Places Discussed

(Critical Guide to Settings and Places in Literature)

Castlewood House (England)

Castlewood House (England). Ancestral seat of the Esmond family, located in south-central England about one hundred miles west of London. At the beginning of the narrative, the colonials George and Harry Warrington look on their English relations with awe and respect; they have been deeply affected by their parents’ nostalgic reminiscences of Castlewood House and have even memorized the estate’s location on the map. After George is thought to have died in General Braddock’s defeat by the French in the Pennsylvania campaign of 1755, Harry travels to England for the first time and cannot help but feel that he is returning to a place to which he belongs—one that constitutes an important part of his heritage.

Over the years, the English branch of the clan has declined to the point that only wealthy relatives who will contribute materially to Castlewood House’s upkeep are welcome. What little income the mismanaged estate does produce is quickly frittered away by its improvident owner, Lord Castlewood, whose passion for horse racing, gambling, and card-playing has left him deeply in debt. The contrast between Castlewood House in England, the home of a prestigious family but in most other respects a drain on society, and Castlewood House in Virginia, a humbler but far more productive property, symbolizes the novel’s characteristic view of the relationship between a mother country that has lost its moral authority and a colony that retains many worthwhile traditional values.

Since Harry is initially assumed to be a poor relation, it is only after the size of his parents’ property and his status as its heir become known that he is suddenly received with open arms. Lord Castlewood, desperately in need of funds to keep the family solvent, now introduces Harry to the estate’s liveliest and most profitable venue, its card room, where even Sundays are devoted to the rituals of gaming and the family chaplain spends more time at the card table than in church. Although certainly amusing as a satiric portrait of upper-class fads and fancies, the card-room scenes also suggest that English society has adopted rituals which reflect its blind...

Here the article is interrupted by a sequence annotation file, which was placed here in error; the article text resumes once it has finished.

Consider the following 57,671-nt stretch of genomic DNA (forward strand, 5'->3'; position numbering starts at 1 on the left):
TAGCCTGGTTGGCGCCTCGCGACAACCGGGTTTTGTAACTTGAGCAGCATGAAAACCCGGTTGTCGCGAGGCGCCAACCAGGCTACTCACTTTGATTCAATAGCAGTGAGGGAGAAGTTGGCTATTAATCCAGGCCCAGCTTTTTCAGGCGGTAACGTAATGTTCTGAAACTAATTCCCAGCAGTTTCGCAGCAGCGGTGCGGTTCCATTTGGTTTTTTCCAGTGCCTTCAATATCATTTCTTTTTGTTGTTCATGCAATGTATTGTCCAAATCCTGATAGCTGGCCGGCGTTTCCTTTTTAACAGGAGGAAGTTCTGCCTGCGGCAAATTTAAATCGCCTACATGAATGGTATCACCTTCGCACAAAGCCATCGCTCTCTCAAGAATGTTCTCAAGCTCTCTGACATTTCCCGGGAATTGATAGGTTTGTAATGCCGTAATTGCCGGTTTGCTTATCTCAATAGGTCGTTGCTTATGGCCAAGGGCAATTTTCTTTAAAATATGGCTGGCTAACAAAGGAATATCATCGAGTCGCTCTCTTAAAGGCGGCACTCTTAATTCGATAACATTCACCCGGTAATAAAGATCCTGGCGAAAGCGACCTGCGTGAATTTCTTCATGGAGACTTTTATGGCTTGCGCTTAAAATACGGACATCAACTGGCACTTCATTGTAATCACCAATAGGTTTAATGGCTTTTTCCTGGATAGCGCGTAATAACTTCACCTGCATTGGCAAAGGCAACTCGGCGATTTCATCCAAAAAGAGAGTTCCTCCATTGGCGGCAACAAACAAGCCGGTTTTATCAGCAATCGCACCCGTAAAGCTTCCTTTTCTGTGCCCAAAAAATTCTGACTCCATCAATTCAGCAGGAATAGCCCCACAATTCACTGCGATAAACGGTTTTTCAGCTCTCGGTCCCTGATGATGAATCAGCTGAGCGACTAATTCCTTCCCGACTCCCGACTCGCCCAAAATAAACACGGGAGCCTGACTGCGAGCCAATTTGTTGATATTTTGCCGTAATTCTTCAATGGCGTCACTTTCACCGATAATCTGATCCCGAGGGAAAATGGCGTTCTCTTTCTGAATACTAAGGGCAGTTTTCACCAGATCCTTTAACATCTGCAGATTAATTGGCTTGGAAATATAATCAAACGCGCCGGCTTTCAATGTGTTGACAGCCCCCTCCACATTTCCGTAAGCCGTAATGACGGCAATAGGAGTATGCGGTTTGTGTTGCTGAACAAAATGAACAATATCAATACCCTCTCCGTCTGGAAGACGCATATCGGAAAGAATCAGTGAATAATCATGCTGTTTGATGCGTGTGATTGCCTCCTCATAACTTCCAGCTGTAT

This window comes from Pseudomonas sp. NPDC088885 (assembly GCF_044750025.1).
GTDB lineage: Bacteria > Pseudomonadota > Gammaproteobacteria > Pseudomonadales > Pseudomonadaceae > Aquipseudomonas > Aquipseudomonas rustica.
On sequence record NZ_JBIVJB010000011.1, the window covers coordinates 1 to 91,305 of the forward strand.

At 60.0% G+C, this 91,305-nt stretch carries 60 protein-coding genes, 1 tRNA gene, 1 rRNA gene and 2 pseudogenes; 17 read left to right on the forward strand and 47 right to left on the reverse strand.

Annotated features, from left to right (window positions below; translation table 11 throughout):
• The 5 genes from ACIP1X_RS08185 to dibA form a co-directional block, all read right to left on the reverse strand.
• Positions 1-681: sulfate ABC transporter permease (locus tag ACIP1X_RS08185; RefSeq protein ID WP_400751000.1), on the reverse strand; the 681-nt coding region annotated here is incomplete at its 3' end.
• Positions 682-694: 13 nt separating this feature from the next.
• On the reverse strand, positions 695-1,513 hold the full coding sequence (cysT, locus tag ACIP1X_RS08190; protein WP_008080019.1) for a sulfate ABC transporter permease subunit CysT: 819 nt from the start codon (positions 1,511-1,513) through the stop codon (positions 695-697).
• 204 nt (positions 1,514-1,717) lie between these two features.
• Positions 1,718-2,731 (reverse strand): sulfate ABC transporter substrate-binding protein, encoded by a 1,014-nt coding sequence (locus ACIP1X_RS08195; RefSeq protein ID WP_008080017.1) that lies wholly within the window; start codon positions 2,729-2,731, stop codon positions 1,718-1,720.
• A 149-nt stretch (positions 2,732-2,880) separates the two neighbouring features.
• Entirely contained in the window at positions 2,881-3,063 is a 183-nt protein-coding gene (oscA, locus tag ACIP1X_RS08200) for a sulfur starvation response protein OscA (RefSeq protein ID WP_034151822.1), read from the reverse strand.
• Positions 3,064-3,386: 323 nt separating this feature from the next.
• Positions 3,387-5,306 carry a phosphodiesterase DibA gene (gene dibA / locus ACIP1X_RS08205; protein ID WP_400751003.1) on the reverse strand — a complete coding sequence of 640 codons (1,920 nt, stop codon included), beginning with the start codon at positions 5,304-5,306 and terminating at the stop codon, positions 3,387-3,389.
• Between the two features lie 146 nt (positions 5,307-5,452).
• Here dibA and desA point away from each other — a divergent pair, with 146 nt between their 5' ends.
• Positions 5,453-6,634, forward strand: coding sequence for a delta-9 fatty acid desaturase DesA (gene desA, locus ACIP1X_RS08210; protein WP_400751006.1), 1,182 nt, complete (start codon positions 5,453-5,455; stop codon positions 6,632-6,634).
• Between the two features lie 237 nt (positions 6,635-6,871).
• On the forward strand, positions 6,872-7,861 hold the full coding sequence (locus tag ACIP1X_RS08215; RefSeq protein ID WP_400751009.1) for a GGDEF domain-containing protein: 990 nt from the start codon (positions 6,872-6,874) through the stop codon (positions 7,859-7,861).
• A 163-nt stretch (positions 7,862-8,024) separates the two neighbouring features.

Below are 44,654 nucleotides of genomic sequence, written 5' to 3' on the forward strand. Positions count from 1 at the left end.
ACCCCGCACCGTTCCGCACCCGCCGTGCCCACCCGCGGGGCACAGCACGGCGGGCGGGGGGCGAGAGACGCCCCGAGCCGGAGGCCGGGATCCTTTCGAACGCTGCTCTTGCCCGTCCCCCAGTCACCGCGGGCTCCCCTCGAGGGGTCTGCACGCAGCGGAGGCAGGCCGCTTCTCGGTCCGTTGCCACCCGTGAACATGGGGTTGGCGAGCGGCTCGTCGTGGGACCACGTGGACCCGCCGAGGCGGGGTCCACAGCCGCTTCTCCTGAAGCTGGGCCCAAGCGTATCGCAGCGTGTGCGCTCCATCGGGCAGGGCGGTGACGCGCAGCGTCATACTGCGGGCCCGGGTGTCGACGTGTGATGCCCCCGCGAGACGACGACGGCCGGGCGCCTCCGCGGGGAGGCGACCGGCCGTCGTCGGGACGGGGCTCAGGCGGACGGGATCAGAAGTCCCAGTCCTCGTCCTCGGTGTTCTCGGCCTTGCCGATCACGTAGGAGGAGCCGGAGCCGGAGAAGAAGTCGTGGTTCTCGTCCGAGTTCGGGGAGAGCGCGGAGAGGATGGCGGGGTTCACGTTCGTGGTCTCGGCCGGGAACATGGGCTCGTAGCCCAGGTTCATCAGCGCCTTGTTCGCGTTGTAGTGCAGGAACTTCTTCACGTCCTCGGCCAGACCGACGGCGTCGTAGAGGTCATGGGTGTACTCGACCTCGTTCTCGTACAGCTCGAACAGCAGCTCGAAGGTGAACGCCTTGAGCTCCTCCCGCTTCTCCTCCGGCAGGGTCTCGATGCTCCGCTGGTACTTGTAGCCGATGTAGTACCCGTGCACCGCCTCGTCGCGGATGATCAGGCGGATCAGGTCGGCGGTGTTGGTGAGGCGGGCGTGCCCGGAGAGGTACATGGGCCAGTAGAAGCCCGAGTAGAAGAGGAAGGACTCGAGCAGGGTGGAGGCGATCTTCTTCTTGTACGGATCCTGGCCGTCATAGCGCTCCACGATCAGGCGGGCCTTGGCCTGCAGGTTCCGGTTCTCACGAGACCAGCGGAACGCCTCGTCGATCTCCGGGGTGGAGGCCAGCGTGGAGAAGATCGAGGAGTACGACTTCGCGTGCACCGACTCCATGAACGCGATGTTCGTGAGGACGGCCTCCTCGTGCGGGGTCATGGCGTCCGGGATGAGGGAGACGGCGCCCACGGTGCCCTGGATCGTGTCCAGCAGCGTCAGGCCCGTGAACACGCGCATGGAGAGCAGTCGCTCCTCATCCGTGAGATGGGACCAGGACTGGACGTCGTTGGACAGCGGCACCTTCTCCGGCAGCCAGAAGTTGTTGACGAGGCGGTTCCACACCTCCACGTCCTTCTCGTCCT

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(Great Characters in Literature)

Colby, Robert Alan. “The Virginians: The Old World and the New.” In Thackeray’s Canvass of Humanity. Columbus: Ohio State University Press, 1979. Contextual analysis of the novel focusing on its origin and the stage it represents of Thackeray’s development as a writer. Interesting discussion of the author’s portrayal of George Washington.

Harden, Edgar F. The Emergence of Thackeray’s Serial Fiction. Athens: University of Georgia Press, 1979. Discusses the serial structure of five novels, including The Virginians, with focus upon manuscripts and the composition process. Explains how the novels were shaped in view of the fact that they were written in serial installments.

Monsarrat, Ann. “The Virginians.” In An Uneasy Victorian: Thackeray the Man. New York: Dodd, Mead, 1980. Engaging and lucid account of Thackeray’s painstaking work to bring back past heroes of his previous novels in The Virginians. For the researcher who already has some knowledge of Thackeray’s works.

Ray, Gordon. Thackeray. 2 vols. New York: McGraw-Hill, 1955-1958. Biography of Thackeray includes thoughtful essays on the novels. The era and background of the author also is discussed.

Williams, Joan M. Thackeray. New York: Arco, 1969. Brief but lucid exposition of the novel. Excellent starting point for a beginning study of Thackeray’s writings. Gives a straightforward and very readable account of the novel.